Clinical guidelines suggest that outpatient management of PE is an appropriate alternative in low-risk selected patients. However, this population is not adequately defined and the evidence is limited in cancer patients. Primary endpoint was the rate of success in outpatient PE management. Secondary endpoints included the analysis of complications and causes of readmission and mortality, re-thrombosis and major bleeding at 15, 30 and 90 days.
Epiphany is a Spanish multicenter ambispective and non-interventional study. It includes patients with cancer-associated PE, symptomatic and incidentally diagnosed, between October 2008 and October 2014. Patients were treated according to current international guidelines, and followed for at least 90-days. We present data from the cohort with LC.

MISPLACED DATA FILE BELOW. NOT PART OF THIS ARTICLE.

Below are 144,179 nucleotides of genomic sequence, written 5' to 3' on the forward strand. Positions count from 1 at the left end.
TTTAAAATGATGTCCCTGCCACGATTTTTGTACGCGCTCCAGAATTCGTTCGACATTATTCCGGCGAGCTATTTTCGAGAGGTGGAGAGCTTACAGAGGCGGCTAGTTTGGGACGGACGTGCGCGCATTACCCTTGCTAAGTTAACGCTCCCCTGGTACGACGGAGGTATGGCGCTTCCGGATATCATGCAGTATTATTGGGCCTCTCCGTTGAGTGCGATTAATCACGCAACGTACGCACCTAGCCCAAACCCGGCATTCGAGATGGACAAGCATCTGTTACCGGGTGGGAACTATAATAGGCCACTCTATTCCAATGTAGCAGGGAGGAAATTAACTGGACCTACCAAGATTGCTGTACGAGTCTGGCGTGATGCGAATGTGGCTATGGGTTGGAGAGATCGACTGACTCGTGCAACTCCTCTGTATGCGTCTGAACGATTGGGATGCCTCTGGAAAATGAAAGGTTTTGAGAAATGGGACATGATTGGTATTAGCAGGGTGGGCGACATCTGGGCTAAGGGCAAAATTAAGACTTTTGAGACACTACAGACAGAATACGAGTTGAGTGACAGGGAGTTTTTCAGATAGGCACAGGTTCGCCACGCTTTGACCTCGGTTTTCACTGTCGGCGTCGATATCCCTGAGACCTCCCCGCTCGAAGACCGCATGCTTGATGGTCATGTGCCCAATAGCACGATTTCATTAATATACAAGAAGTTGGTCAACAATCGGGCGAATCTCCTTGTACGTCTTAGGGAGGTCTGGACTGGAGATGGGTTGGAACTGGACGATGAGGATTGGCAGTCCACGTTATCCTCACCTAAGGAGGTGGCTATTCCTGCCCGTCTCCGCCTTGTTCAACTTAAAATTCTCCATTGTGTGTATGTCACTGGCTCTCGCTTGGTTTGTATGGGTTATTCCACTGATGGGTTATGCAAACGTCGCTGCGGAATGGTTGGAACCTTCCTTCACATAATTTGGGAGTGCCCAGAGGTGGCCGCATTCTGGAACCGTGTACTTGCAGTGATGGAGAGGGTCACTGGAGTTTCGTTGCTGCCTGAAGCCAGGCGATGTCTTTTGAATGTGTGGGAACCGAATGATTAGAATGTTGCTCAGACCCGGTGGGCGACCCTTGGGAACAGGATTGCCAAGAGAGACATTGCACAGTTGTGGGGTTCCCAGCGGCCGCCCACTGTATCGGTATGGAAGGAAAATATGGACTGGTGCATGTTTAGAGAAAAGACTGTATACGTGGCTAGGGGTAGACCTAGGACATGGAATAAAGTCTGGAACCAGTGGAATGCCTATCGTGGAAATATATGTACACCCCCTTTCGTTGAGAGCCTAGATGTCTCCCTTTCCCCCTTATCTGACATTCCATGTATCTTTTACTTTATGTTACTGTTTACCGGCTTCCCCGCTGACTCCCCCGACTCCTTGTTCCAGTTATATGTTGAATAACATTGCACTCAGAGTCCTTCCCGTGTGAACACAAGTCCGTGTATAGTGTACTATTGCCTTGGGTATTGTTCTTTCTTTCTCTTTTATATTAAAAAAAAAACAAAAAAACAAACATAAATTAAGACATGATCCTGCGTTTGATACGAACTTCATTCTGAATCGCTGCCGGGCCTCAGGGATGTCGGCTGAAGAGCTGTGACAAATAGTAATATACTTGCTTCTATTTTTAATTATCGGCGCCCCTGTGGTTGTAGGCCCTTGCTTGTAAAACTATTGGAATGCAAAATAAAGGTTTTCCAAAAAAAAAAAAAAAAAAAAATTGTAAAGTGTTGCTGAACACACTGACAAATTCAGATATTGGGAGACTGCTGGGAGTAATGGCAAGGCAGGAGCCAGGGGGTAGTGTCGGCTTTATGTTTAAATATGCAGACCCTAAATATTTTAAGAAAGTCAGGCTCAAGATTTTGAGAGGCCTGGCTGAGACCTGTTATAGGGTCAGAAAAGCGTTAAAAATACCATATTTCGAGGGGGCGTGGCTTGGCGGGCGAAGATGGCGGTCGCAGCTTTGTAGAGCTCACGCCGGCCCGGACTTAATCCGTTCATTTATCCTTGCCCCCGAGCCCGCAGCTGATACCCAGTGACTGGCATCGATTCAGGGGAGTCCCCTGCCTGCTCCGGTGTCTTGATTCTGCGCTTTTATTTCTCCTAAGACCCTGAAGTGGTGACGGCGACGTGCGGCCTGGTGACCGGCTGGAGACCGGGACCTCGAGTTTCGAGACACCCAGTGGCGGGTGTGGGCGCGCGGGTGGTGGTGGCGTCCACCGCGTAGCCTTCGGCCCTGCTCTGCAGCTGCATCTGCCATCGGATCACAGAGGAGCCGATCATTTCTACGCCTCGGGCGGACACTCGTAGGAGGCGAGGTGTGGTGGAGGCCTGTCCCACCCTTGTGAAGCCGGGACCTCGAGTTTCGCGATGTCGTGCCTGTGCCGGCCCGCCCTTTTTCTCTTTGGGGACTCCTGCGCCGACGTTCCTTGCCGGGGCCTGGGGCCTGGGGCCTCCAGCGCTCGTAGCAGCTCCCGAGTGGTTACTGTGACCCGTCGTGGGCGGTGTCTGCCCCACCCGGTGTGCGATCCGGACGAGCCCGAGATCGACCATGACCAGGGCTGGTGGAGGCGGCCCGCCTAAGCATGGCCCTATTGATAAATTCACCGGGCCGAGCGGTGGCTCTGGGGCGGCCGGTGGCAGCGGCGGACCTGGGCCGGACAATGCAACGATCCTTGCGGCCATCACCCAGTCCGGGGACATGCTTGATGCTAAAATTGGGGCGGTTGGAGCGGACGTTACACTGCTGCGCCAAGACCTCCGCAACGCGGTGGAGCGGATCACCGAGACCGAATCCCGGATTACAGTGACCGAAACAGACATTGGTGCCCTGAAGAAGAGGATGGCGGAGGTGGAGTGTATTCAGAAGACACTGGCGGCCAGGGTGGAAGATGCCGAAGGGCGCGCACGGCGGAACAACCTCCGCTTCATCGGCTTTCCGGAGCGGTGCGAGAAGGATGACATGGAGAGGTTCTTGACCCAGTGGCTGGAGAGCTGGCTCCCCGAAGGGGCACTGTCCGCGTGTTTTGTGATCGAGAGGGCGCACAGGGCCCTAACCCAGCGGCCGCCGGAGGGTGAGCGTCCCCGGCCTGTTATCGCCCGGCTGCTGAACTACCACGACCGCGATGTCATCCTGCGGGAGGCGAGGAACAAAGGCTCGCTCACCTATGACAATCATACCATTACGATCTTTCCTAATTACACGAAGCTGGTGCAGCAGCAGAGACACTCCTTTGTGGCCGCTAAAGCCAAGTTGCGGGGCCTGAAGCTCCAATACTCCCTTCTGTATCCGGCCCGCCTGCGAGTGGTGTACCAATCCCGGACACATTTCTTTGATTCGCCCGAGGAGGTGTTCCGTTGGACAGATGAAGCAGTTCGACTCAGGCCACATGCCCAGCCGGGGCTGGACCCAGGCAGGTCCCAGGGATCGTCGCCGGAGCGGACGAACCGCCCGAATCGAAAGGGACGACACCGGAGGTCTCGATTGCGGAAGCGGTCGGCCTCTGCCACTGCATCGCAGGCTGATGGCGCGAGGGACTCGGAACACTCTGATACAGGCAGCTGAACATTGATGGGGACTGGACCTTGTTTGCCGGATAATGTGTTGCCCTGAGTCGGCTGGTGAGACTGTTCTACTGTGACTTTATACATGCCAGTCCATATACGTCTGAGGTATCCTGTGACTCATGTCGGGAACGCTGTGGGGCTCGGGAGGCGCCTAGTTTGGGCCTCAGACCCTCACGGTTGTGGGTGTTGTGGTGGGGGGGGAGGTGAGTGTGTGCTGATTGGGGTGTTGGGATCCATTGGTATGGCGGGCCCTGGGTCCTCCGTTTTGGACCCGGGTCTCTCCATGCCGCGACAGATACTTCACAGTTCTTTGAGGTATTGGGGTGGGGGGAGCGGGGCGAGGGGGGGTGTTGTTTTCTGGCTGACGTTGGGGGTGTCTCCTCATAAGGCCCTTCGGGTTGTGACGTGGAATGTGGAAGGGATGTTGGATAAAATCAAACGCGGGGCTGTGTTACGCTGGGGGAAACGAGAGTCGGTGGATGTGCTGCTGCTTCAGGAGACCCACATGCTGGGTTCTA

We included 1033 patients with cancer and PE of whom 797 were diagnosed as outpatients. Of these, 210 had LC and 72 (34.3%) were discharged in the first 24-hours. 95.8% were incidental diagnoses and 83.3% did not show specific symptoms. The following features were associated with the last group (p
Within the limitations of an ambispective series and a subgroup analyses, this study suggest that most patients with LC and PE can be managed as outpatients, especially those with incidental PE. Additional studies are needed to better define the subgroup of patients at low risk of complications.
Clinical trial identification
Legal entity responsible for the study
Virgen del Rocio University hospital
All authors have declared no conflicts of interest.